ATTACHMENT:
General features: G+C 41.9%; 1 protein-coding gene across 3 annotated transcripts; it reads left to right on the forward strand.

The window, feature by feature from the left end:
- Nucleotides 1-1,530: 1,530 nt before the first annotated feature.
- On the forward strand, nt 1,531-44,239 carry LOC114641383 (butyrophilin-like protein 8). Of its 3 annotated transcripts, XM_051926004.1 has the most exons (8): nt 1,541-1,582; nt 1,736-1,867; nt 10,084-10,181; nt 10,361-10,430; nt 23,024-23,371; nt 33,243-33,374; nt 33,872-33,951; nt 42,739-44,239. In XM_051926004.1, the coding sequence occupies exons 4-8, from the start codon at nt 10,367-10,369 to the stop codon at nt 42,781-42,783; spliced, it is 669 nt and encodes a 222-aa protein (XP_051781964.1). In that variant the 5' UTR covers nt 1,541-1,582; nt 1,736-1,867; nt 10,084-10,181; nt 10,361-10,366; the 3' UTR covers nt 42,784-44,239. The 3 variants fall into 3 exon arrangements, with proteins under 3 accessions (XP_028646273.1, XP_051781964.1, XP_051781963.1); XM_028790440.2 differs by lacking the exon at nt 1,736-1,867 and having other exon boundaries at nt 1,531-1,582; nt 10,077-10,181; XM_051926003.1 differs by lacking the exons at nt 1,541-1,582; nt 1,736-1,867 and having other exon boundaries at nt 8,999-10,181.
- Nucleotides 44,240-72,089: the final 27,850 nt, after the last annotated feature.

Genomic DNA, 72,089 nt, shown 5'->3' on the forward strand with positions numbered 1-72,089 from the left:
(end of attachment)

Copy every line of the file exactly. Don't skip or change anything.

General features: G+C 41.9%; 1 protein-coding gene across 3 annotated transcripts; it reads left to right on the forward strand.

The window, feature by feature from the left end:
- Nucleotides 1-1,530: 1,530 nt before the first annotated feature.
- On the forward strand, nt 1,531-44,239 carry LOC114641383 (butyrophilin-like protein 8). Of its 3 annotated transcripts, XM_051926004.1 has the most exons (8): nt 1,541-1,582; nt 1,736-1,867; nt 10,084-10,181; nt 10,361-10,430; nt 23,024-23,371; nt 33,243-33,374; nt 33,872-33,951; nt 42,739-44,239. In XM_051926004.1, the coding sequence occupies exons 4-8, from the start codon at nt 10,367-10,369 to the stop codon at nt 42,781-42,783; spliced, it is 669 nt and encodes a 222-aa protein (XP_051781964.1). In that variant the 5' UTR covers nt 1,541-1,582; nt 1,736-1,867; nt 10,084-10,181; nt 10,361-10,366; the 3' UTR covers nt 42,784-44,239. The 3 variants fall into 3 exon arrangements, with proteins under 3 accessions (XP_028646273.1, XP_051781964.1, XP_051781963.1); XM_028790440.2 differs by lacking the exon at nt 1,736-1,867 and having other exon boundaries at nt 1,531-1,582; nt 10,077-10,181; XM_051926003.1 differs by lacking the exons at nt 1,541-1,582; nt 1,736-1,867 and having other exon boundaries at nt 8,999-10,181.
- Nucleotides 44,240-72,089: the final 27,850 nt, after the last annotated feature.

Genomic DNA, 72,089 nt, shown 5'->3' on the forward strand with positions numbered 1-72,089 from the left: